HOWELL -- With heads bowed and hands clasped, they stood around a yellow patch of grass marking the grave of Sgt. Rocky Payne. Father with son. Uncle with niece. Granddaughter with grandmother. So on went the circle.
    Payne's death, not yet three months ago in Iraq, made this Memorial Day the first his kin would observe as a "Gold Star" family.
    It is a distinction -- so-called for the simple banners often hung in the windows of homes bereaved by war -- they share with the families of nearly 1,000 other American service members killed since last Memorial Day. A greater toll in a similar period has not been counted since 1971 -- the last full year in which American troops were involved in the Vietnam War.
    As such, Dennis Payne recognizes his grief is not his alone.
    "I have to remind myself there are so many other parents doing exactly what we are doing today," Payne says after returning from his son's grave to his small farmhouse, where he and his wife raised five boys in a sparsely populated and windswept northern Utah valley.
    The wrinkles that fan out from the corner of Payne's eyes deepen as he speaks of his dead son, killed March 16 when a roadside bomb was detonated next to the Humvee in which he was riding as a gunner. Fellow soldiers rushed to the badly injured soldier's aid, but they could not save him.
    "It gets easier as the weeks go by," Payne says, "but right now I still get tears in my eyes when something about him is brought up."
    Similarly, Payne figures the annual parade of occasions such as his son's birthday -- which the family gathered to celebrate last week -- will become easier with time. For now, he is content to use such events to celebrate Rocky's life -- and embrace the family members who remain.
    As Payne speaks, a blond 4-year-old -- his grandson, Jake -- attempts to dart by. Payne reaches out, grabs the boy around the waist and hoists him, laughing, into the air. The child escapes and dashes back to the table for a handful of olives.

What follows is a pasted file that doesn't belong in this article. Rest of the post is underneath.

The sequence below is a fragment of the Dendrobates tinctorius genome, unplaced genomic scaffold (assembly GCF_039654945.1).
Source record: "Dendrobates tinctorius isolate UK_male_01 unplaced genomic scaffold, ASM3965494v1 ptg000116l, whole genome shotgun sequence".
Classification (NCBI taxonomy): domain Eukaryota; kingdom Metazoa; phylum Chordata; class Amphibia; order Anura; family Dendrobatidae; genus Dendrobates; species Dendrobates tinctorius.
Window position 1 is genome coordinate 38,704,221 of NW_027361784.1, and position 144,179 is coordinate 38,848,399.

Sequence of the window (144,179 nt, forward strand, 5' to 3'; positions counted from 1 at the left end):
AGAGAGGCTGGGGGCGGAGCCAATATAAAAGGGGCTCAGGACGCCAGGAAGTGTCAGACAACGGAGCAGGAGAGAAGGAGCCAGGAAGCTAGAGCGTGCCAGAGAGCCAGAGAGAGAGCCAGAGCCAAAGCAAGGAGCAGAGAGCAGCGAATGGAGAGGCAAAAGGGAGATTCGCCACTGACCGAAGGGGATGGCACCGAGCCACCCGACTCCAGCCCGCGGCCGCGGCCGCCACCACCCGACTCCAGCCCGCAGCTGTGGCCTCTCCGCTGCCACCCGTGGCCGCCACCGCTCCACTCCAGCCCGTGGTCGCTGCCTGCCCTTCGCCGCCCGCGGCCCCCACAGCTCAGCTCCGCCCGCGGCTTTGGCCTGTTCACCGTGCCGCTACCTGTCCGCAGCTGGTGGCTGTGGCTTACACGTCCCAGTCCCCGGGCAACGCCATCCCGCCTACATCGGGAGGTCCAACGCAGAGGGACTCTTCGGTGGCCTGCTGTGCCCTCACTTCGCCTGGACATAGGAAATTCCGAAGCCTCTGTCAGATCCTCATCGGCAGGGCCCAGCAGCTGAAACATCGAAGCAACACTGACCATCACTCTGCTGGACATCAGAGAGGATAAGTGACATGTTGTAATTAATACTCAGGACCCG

The treats are in a dish next to plates of ham, rolls and cake. Around the kitchen table, family members laugh and tell stories unrelated to their earlier trip to the cemetery. Family reunions recorded on video tape long ago play out on a small television set. Even on a day devoted to remembering the dead, life goes on.
    As the chatter continues, a few at a time float away from the table, wandering to a raised corner of the family room which serves as a memorial. Rocky's medals are there, as is the flag that draped his coffin, a scrapbook and even a few football trophies from his days on a local team.
    For Dennis Payne, all are symbols of a sacrifice made for a greater cause -- though he readily accepts that others may disagree. "That is," he says, "just part of democracy."
    In the weeks before Rocky -- a former Marine who had already served a tour of duty -- joined the Army, his brother tried to get him to reconsider the decision. "We argued about the politics of it all until we were both blue in the face," recalls Randy Payne, the eldest of five brothers. "Finally I accepted that he didn't care about the politics, he just wanted to do something for people who couldn't do it for themselves. And I could respect that."
    Randy Payne still laments the cost of a war he does not support, but there is no bitterness in his heart. "I believe that things happen for a reason," he says.
    Memorial Day, he reasons, is not about politics but people. This is Rocky's day -- and there are so many more to come.